Changes in the orientation of the Moon as seen from Earth, expressed in terms of the selenographic longitude and latitude of the observed center (also known as the Sub-Earth point).
- The Moon basically keeps the same face (the "nearside") pointed towards the Earth. However, its exact orientation is constantly changing at the level of a few degrees.
- By convention, the surface feature at the average center point of this apparent disk is taken as the point of zero longitude and latitude. At any moment, features up to about 12° from this point can occupy the apparent center. The librations refer to the longitude and latitude of the feature currently seen at the Moon's apparent center.
- The major part of the Moon's libration in latitude is due to the inclination of the Moon's spin axis relative to the plane of of its orbit. This amounts to a variation of about ±6½° in the latitude of the observed center point (Roncoli, 2005, puts the maximum at 6.87°).
- The major part of the Moon's libration in longitude is due to its spinning like a top at constant velocity (relative to the stars), yet travelling in an elliptical orbit (which causes our angle of viewing it to change at a varying speed). The result is that the apparent center point varies by around ±8° in longitude (Roncoli, 2005, puts the maximum at 8.16°).
- In addition to these basic rocking motions, an observer's exact location on Earth will can change his perspective. An observer in the Earth's far north sees more of the Moon's northern parts; while one observing the Moon at moonrise sees more of the leading limb. This affect alters the coordinates of the apparent center by up to about ±1°. These true librations, as actually seen by the observer, are called the topocentric librations (as opposed to the geocentric librations -- which are computed for an imaginary observer at the Earth's center, and, although frequently tabulated in Almanacs, seldom apply to any real observer).
- Any variation beyond that which can be attributed to an idealized spinning top (such as would be observed if the Moon's spin rate about its axis were not perfectly constant) is categorized as a physical libration.
- The Moon's librations tend to make the observed center point wander around the "official" center in a quasi-circular or elliptical pattern. It would be rare, indeed, for the point of zero longitude and latitude (the "mean center") to actually be observed in the center, and even then, it would be seen so only for a single observer.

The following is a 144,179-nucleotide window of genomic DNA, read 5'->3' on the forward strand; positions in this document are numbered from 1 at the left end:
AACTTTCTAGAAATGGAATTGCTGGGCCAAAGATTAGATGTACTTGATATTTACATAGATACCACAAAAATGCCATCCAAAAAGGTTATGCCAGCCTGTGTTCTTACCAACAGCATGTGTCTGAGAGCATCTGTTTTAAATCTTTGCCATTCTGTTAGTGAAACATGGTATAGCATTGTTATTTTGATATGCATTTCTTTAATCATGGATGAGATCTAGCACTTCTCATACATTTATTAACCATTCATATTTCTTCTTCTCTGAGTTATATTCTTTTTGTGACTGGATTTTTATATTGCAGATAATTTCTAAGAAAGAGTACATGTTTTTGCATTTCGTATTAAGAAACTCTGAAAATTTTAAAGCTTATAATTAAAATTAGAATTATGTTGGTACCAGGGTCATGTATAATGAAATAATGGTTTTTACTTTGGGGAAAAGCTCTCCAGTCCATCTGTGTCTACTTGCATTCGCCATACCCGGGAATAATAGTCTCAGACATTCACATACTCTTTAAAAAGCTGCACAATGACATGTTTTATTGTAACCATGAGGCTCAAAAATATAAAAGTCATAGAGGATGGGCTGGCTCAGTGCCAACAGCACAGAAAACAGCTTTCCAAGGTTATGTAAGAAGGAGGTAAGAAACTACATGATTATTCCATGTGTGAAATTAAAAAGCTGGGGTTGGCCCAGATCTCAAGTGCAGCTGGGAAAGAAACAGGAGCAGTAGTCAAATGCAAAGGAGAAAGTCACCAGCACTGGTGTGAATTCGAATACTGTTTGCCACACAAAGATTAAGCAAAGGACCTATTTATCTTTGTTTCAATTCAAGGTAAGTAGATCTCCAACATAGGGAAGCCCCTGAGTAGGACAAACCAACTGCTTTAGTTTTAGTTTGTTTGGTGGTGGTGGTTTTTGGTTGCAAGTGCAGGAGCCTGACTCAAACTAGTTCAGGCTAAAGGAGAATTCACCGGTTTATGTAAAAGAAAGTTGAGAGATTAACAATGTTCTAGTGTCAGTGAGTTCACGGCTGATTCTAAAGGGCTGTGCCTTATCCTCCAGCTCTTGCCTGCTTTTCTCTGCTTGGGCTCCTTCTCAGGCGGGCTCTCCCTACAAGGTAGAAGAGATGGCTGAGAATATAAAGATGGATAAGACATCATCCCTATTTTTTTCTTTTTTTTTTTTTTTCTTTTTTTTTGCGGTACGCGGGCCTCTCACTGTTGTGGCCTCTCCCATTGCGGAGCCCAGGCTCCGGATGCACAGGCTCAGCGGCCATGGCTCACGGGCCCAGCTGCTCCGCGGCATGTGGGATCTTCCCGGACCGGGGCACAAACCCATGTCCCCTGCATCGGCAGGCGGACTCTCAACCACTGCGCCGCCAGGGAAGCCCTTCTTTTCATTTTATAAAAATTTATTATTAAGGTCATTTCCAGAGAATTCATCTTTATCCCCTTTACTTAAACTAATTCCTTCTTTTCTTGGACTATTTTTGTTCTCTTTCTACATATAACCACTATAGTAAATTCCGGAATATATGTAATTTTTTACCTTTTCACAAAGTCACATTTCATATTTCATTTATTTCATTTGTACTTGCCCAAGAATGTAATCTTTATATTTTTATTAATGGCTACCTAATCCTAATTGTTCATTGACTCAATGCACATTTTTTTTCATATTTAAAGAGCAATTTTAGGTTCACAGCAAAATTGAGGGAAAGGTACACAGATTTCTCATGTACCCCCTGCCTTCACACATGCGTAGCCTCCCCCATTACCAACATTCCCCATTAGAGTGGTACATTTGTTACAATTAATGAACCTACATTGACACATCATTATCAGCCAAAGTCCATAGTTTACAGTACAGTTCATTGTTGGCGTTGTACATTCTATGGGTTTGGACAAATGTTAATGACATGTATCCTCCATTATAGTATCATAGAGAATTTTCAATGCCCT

- The librations in longitude and latitude are frequently abbreviated by the letters "l" and "b" although this convention is by no means universal. "L" and "B" were probably originally abbreviations for the German words "länge" (longitude) and "breite" (latitude). On diagrams, and in mathematical discussions they are sometimes replaced by the Greek letters lambda and beta, although again, this is not a universal conention.
- The magnitudes of the librations are traditionally stated as +/- numbers (rather than N-S/E-W). As indicated in the definition, these are the selenographic coordinates of the Moon's apparent center. In longitude ("l"), positive values are in the Mare Crisium direction. In latitude ("b"), they are in the Mare Frigoris direction. Hence a "+" value for "l" means the Mare Crisium limb is tipped into view. A "+" value for "b" means the Mare Frigoris limb is tipped into view. The convention that longitudes towards Mare Crisium are positive is a very old one, so no change in the way librations are stated or understood was required when the IAU reversed the meaning of "east" and "west" on the Moon.
See LPOD list in page Limb
- Libration (Wikipedia)
- Ralph B. Roncoli. 2005. Lunar Constants and Models Document. JPL Technical Document D-32296.
- Weimer, Th. 1979. Cartography of the marginal zones of the moon. Moon and the Planets, vol. 20, Apr. 1979, p. 157-162. In French.